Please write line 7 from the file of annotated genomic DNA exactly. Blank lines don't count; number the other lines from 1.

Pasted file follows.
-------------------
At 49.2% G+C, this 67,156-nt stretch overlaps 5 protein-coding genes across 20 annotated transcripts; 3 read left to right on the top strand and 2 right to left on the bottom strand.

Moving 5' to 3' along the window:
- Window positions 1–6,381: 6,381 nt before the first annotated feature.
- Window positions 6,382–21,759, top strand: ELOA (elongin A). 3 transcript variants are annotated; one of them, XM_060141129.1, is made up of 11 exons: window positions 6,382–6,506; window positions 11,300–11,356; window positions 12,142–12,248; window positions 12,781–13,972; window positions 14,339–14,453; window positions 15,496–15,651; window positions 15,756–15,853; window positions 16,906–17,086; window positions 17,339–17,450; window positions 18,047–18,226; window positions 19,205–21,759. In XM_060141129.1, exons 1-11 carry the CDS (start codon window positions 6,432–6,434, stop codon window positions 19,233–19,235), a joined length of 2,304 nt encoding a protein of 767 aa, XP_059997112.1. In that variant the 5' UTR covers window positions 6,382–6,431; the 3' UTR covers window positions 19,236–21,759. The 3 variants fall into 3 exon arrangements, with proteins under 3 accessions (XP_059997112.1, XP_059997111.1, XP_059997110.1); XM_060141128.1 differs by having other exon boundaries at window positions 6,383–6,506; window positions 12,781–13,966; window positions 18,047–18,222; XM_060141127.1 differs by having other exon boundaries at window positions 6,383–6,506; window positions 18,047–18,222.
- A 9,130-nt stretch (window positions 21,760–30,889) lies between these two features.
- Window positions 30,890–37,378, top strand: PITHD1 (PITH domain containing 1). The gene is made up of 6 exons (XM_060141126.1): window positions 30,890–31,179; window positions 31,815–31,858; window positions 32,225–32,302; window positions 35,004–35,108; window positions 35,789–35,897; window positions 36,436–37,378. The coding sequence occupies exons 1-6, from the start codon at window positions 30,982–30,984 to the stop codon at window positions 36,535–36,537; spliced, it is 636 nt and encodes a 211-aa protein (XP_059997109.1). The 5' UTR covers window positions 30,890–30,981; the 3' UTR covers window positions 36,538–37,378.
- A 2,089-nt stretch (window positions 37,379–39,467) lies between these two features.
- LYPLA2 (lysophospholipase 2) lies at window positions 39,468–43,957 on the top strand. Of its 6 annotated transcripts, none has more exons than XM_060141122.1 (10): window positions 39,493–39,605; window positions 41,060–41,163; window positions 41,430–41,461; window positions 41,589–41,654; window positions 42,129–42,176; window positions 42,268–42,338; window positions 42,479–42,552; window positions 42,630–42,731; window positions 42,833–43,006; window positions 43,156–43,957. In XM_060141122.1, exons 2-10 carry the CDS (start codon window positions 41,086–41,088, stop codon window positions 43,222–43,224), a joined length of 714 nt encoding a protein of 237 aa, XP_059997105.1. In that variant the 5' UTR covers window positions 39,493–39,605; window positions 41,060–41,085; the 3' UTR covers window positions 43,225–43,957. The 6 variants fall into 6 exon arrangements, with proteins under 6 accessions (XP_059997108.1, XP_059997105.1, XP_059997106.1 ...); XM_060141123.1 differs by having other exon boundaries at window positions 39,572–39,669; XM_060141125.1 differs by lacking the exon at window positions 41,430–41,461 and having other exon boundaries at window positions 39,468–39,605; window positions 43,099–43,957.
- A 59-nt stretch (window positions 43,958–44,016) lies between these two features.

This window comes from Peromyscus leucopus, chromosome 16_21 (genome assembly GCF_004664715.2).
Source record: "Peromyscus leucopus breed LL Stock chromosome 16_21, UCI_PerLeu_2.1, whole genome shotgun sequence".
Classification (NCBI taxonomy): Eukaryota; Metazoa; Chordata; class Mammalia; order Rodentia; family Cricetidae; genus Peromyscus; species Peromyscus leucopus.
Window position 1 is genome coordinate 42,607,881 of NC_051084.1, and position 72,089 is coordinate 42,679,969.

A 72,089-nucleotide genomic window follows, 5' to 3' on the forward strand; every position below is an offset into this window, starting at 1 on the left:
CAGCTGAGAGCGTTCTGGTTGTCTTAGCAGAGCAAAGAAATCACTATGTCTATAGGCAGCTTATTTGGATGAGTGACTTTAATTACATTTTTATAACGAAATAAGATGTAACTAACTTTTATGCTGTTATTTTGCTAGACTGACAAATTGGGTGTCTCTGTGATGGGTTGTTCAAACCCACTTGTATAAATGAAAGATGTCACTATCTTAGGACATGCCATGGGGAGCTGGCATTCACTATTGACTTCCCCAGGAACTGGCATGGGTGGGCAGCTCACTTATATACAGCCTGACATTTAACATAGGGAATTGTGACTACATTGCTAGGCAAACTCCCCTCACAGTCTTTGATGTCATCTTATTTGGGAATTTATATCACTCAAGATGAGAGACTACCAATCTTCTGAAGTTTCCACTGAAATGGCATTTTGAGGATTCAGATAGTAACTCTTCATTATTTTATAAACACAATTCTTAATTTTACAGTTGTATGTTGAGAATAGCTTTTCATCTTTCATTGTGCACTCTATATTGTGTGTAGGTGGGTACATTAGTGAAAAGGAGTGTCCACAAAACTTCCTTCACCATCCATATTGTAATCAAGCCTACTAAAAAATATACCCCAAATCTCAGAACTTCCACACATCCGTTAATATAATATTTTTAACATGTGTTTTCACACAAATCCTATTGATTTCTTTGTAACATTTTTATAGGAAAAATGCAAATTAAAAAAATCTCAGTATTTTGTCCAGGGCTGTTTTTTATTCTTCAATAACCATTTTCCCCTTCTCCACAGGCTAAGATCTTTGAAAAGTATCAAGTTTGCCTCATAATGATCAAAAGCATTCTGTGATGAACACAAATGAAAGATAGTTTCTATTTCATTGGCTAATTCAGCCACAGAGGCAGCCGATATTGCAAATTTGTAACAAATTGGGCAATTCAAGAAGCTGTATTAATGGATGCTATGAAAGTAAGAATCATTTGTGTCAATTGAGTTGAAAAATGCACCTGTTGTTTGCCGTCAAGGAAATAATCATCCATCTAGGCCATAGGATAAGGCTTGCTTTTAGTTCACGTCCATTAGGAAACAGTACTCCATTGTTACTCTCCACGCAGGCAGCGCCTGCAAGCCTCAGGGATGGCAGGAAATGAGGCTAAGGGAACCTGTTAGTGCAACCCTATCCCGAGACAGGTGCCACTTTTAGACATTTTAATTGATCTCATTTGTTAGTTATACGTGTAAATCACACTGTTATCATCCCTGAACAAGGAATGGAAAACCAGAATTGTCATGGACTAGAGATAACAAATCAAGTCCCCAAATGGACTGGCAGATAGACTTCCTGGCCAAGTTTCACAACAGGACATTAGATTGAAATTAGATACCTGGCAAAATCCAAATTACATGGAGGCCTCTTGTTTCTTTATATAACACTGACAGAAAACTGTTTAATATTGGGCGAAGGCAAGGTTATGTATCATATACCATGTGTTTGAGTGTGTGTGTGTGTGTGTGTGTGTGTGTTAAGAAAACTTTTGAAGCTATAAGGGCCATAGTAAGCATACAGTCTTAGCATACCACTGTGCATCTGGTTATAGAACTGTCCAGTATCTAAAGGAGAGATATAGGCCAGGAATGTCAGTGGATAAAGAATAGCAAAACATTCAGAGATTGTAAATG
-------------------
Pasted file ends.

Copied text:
- A 2,089-nt stretch (window positions 37,379–39,467) lies between these two features.